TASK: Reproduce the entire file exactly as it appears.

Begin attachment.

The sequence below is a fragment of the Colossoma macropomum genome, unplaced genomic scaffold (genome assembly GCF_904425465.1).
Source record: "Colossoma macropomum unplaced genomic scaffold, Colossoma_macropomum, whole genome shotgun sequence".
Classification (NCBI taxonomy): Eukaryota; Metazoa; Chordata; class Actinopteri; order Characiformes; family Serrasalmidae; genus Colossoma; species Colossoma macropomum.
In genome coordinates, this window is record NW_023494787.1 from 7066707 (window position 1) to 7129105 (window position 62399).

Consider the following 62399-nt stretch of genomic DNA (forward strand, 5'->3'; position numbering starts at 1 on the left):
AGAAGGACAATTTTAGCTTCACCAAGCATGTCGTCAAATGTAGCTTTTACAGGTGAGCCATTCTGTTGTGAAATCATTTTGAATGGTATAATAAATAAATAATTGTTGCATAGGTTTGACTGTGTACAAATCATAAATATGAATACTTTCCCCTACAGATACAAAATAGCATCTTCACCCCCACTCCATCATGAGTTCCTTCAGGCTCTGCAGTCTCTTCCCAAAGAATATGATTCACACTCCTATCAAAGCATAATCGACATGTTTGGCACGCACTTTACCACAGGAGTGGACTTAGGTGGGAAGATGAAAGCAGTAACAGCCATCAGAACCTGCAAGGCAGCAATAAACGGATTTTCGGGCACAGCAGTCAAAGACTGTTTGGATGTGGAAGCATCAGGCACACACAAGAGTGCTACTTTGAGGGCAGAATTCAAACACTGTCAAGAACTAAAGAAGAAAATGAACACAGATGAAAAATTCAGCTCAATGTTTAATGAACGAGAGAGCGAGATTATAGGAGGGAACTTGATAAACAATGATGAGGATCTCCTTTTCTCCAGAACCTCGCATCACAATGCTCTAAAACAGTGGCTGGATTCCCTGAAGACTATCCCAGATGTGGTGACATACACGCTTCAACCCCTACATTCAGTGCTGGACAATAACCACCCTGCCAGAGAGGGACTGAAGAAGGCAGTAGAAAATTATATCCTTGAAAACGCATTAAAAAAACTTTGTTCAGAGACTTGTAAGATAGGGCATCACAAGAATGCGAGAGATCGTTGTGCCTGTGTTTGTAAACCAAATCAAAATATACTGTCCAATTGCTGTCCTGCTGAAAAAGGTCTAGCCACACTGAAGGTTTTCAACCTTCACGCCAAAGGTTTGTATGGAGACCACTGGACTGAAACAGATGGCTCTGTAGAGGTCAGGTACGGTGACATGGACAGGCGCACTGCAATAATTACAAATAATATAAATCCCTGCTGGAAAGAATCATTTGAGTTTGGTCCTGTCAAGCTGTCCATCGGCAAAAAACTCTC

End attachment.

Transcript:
The sequence below is a fragment of the Colossoma macropomum genome, unplaced genomic scaffold (genome assembly GCF_904425465.1).
Source record: "Colossoma macropomum unplaced genomic scaffold, Colossoma_macropomum, whole genome shotgun sequence".
Classification (NCBI taxonomy): Eukaryota; Metazoa; Chordata; class Actinopteri; order Characiformes; family Serrasalmidae; genus Colossoma; species Colossoma macropomum.
In genome coordinates, this window is record NW_023494787.1 from 7066707 (window position 1) to 7129105 (window position 62399).

Consider the following 62399-nt stretch of genomic DNA (forward strand, 5'->3'; position numbering starts at 1 on the left):
AGAAGGACAATTTTAGCTTCACCAAGCATGTCGTCAAATGTAGCTTTTACAGGTGAGCCATTCTGTTGTGAAATCATTTTGAATGGTATAATAAATAAATAATTGTTGCATAGGTTTGACTGTGTACAAATCATAAATATGAATACTTTCCCCTACAGATACAAAATAGCATCTTCACCCCCACTCCATCATGAGTTCCTTCAGGCTCTGCAGTCTCTTCCCAAAGAATATGATTCACACTCCTATCAAAGCATAATCGACATGTTTGGCACGCACTTTACCACAGGAGTGGACTTAGGTGGGAAGATGAAAGCAGTAACAGCCATCAGAACCTGCAAGGCAGCAATAAACGGATTTTCGGGCACAGCAGTCAAAGACTGTTTGGATGTGGAAGCATCAGGCACACACAAGAGTGCTACTTTGAGGGCAGAATTCAAACACTGTCAAGAACTAAAGAAGAAAATGAACACAGATGAAAAATTCAGCTCAATGTTTAATGAACGAGAGAGCGAGATTATAGGAGGGAACTTGATAAACAATGATGAGGATCTCCTTTTCTCCAGAACCTCGCATCACAATGCTCTAAAACAGTGGCTGGATTCCCTGAAGACTATCCCAGATGTGGTGACATACACGCTTCAACCCCTACATTCAGTGCTGGACAATAACCACCCTGCCAGAGAGGGACTGAAGAAGGCAGTAGAAAATTATATCCTTGAAAACGCATTAAAAAAACTTTGTTCAGAGACTTGTAAGATAGGGCATCACAAGAATGCGAGAGATCGTTGTGCCTGTGTTTGTAAACCAAATCAAAATATACTGTCCAATTGCTGTCCTGCTGAAAAAGGTCTAGCCACACTGAAGGTTTTCAACCTTCACGCCAAAGGTTTGTATGGAGACCACTGGACTGAAACAGATGGCTCTGTAGAGGTCAGGTACGGTGACATGGACAGGCGCACTGCAATAATTACAAATAATATAAATCCCTGCTGGAAAGAATCATTTGAGTTTGGTCCTGTCAAGCTGTCCATCGGCAAAAAACTCTC